I-73 funding depends on local municipalities working through tax allocations
Myrtle Beach mismanaged its budget for years and now seeks control of a road tax and “more and more money” for its own use, Horry County leaders claim.
Last month, the City of Myrtle Beach sued Horry County over the hospitality tax, which was designed to fund road projects including Interstate 73.
The city’s lawsuit says the 1.5 percent hospitality tax stemmed from a 1996 program to help short- and long-term transportation needs. As part of that program, a tax would apply to Horry County municipalities called a hospitality fee, the filing states. The money funded a road improvement program throughout the county.
The city now claims the county extended the tax without city approval and directed funding to I-73 without Myrtle Beach’s OK. Myrtle Beach asked a judge to declare the Horry County ordinance that extended the tax deadline invalid and to prevent the county from collecting the hospitality fee.
Horry County recently filed its answer to the lawsuit and denied many of the city’s allegations. The county also levied several allegations against the city, its money management and past practices.
“While the Defendant has worked to better the entire community, the City has apparently mismanaged its own budget, and now the City seeks to circumvent state law to shore up its own finances,” Horry County said in its answer.
The county, at several points in the filing, claims the city is trying to “obtain more money for its own use,” citing how the Myrtle Beach budget has “increased significantly” over the past several years with budgetary matters “a cause of concern to the City for some time.”
The county’s answer states the city admitted to giving “full and unanimous support” to Horry County to enact and implement the hospitality fee, which the county says has benefited residents and tourists over the last 22 years.
Horry County questions the city’s understanding of public funds, adding its primary goal is to raise its state-mandated cap on fees it may charge its citizens and guests and use the remaining funds for its own use.
“In its allegations, the City characterizes itself as a victim that will be the proper entity to protect the right of others,” the lawsuit states. “Instead, in its insatiable desire for more money, the City has decided to roll the dice so that it may raise fees and taxes within the municipal limits of the city.”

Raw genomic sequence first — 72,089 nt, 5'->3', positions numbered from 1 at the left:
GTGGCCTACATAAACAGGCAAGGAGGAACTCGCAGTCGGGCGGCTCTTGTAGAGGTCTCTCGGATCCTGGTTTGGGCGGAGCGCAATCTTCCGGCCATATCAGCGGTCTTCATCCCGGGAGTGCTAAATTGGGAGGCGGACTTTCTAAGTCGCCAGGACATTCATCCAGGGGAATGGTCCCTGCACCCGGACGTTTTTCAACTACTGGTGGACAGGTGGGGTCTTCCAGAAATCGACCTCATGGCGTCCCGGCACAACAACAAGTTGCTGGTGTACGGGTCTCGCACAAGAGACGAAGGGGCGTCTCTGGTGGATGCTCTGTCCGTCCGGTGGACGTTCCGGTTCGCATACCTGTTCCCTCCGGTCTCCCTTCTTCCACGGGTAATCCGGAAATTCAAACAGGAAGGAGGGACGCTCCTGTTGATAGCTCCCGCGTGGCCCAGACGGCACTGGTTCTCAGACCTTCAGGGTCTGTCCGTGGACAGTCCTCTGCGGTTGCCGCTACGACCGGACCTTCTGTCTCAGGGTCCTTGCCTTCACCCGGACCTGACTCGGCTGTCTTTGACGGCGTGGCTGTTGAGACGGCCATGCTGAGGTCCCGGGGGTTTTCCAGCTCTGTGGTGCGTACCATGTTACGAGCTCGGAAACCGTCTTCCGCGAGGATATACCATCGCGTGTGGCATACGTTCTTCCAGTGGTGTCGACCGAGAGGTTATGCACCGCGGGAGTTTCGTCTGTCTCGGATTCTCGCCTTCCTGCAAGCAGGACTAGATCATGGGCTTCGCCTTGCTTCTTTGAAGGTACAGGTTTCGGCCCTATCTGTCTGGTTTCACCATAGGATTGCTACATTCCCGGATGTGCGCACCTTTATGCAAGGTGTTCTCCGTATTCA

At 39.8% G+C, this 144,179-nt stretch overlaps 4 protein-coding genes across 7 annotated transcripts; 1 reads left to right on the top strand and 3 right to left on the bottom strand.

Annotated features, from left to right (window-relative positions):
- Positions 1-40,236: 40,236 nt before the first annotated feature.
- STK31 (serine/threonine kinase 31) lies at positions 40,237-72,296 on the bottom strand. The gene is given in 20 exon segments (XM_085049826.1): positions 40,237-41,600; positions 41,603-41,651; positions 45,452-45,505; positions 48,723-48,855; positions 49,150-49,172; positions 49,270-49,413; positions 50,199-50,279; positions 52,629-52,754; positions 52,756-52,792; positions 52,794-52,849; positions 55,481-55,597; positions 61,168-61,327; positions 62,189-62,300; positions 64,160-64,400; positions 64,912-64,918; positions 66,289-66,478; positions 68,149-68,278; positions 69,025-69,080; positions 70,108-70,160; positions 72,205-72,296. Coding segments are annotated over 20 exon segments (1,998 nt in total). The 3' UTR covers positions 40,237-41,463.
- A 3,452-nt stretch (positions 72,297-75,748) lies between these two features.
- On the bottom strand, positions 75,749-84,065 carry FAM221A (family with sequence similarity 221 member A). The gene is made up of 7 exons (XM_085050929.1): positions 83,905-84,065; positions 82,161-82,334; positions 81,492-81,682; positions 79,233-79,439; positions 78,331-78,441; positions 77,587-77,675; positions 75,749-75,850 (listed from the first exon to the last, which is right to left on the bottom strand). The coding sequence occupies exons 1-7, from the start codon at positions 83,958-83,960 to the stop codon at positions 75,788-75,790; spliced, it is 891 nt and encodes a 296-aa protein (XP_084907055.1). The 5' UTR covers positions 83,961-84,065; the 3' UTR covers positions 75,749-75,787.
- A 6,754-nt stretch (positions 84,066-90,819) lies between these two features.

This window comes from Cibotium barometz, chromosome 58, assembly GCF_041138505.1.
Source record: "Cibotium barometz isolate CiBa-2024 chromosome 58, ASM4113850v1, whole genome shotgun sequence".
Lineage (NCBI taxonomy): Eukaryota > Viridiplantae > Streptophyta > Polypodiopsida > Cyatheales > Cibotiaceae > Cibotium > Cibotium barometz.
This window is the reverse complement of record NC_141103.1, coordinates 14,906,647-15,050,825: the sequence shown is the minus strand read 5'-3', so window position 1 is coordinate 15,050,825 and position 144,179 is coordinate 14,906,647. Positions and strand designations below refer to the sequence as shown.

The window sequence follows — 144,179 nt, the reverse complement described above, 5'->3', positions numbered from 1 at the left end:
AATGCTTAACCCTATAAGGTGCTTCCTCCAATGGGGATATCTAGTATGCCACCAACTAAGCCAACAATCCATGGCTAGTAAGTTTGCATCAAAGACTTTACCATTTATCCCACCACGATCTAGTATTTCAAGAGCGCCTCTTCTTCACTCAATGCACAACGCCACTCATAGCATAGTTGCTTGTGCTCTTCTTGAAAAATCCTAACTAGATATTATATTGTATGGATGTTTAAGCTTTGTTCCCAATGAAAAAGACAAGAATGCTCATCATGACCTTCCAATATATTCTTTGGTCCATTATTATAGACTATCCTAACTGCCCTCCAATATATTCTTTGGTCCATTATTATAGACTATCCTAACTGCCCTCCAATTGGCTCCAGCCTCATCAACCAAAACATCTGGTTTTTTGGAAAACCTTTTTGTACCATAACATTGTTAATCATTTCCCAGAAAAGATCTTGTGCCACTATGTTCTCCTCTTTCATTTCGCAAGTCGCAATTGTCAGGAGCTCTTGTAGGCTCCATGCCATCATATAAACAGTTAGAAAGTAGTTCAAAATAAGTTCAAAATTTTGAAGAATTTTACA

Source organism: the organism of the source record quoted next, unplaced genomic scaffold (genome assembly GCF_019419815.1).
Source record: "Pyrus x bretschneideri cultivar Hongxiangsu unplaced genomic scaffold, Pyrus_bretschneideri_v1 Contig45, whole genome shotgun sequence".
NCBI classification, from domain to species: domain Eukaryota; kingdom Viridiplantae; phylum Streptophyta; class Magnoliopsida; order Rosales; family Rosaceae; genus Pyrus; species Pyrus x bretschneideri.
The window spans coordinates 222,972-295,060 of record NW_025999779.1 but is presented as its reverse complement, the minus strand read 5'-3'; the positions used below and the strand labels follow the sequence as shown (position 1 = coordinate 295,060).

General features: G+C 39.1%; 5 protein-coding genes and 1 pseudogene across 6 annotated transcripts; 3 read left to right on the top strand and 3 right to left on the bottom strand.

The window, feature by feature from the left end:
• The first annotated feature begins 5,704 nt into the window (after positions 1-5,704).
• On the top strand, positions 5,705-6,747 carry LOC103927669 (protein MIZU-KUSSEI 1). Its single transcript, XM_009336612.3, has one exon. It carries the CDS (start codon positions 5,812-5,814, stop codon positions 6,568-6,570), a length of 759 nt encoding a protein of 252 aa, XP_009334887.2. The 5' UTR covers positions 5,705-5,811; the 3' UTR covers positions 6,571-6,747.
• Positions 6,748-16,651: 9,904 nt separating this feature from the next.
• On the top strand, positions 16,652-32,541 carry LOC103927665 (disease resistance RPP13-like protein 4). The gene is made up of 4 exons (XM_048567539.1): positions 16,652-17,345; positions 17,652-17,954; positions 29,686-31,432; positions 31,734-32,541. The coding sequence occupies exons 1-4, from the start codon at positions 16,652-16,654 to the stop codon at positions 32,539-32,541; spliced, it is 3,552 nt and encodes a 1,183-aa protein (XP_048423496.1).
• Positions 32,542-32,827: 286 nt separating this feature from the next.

According to the lawsuit, the county says the city decided to file a lawsuit instead of working with the Horry County Council through “normal correct political process to seek a resolution to best serve all citizens of the mutual communities.”
The tax has become a hot-button issue at government meetings throughout Horry County in recent months with Myrtle Beach, North Myrtle Beach and Surfside Beach voting on ordinances that take control of the tax from Horry County starting on July 1. The county stands to lose roughly $20 million in hospitality tax due to the city and towns’ decisions.
Agreements were made last summer to build I-73 with county officials anticipating funding their portion of the interstate project with the $23 million they received annually in tax money. A deal was also made with S.C. Department of Transportation for the county to pay installments to complete their portion of the billion-dollar interstate project over the next 20 years.
With the fate of I-73 at risk, Myrtle Beach officials reached out to county officials and neighboring municipalities last month about entering into confidential intergovernmental negotiations to fund the project. However, the county has denied their request, stating any negotiations regarding taxpayer money should be discussed in public.
While Horry County Council has questioned the future of I-73 with the city and county at odds, county officials last week voted to keep its contract with SCDOT to build part of I-73 despite the legal showdown.
The council hopes to have the lawsuit settled before taking a second vote to move forward on the project.